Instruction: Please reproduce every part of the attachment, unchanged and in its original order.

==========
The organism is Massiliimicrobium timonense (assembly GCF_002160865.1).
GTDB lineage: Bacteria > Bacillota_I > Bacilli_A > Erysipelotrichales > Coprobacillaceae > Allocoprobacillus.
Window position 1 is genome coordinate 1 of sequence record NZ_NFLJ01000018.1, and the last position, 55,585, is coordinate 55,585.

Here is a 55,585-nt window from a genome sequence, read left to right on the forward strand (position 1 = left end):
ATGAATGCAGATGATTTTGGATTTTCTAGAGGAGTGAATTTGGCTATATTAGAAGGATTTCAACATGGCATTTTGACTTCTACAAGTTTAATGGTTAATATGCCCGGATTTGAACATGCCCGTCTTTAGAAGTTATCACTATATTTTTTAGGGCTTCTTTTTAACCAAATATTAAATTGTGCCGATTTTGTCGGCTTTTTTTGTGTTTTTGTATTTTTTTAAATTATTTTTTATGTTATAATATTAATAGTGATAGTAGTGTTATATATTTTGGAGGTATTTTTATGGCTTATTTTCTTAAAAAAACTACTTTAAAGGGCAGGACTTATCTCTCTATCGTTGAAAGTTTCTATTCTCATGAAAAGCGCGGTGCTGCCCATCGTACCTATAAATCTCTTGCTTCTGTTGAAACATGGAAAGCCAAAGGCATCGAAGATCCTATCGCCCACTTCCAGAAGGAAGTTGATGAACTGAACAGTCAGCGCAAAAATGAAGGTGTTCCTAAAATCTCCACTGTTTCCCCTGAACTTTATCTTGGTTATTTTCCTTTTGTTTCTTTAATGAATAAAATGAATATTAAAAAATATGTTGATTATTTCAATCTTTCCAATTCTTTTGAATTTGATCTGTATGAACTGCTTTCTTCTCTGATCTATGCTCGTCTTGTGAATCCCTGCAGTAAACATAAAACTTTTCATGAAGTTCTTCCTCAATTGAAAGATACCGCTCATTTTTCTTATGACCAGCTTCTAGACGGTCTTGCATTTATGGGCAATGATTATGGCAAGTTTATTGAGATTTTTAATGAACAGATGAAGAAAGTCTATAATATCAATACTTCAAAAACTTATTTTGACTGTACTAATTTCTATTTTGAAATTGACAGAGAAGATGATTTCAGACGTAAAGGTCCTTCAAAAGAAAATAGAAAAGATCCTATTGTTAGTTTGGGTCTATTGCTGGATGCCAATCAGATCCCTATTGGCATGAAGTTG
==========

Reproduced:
The organism is Massiliimicrobium timonense (assembly GCF_002160865.1).
GTDB lineage: Bacteria > Bacillota_I > Bacilli_A > Erysipelotrichales > Coprobacillaceae > Allocoprobacillus.
Window position 1 is genome coordinate 1 of sequence record NZ_NFLJ01000018.1, and the last position, 55,585, is coordinate 55,585.

Here is a 55,585-nt window from a genome sequence, read left to right on the forward strand (position 1 = left end):
ATGAATGCAGATGATTTTGGATTTTCTAGAGGAGTGAATTTGGCTATATTAGAAGGATTTCAACATGGCATTTTGACTTCTACAAGTTTAATGGTTAATATGCCCGGATTTGAACATGCCCGTCTTTAGAAGTTATCACTATATTTTTTAGGGCTTCTTTTTAACCAAATATTAAATTGTGCCGATTTTGTCGGCTTTTTTTGTGTTTTTGTATTTTTTTAAATTATTTTTTATGTTATAATATTAATAGTGATAGTAGTGTTATATATTTTGGAGGTATTTTTATGGCTTATTTTCTTAAAAAAACTACTTTAAAGGGCAGGACTTATCTCTCTATCGTTGAAAGTTTCTATTCTCATGAAAAGCGCGGTGCTGCCCATCGTACCTATAAATCTCTTGCTTCTGTTGAAACATGGAAAGCCAAAGGCATCGAAGATCCTATCGCCCACTTCCAGAAGGAAGTTGATGAACTGAACAGTCAGCGCAAAAATGAAGGTGTTCCTAAAATCTCCACTGTTTCCCCTGAACTTTATCTTGGTTATTTTCCTTTTGTTTCTTTAATGAATAAAATGAATATTAAAAAATATGTTGATTATTTCAATCTTTCCAATTCTTTTGAATTTGATCTGTATGAACTGCTTTCTTCTCTGATCTATGCTCGTCTTGTGAATCCCTGCAGTAAACATAAAACTTTTCATGAAGTTCTTCCTCAATTGAAAGATACCGCTCATTTTTCTTATGACCAGCTTCTAGACGGTCTTGCATTTATGGGCAATGATTATGGCAAGTTTATTGAGATTTTTAATGAACAGATGAAGAAAGTCTATAATATCAATACTTCAAAAACTTATTTTGACTGTACTAATTTCTATTTTGAAATTGACAGAGAAGATGATTTCAGACGTAAAGGTCCTTCAAAAGAAAATAGAAAAGATCCTATTGTTAGTTTGGGTCTATTGCTGGATGCCAATCAGATCCCTATTGGCATGAAGTTG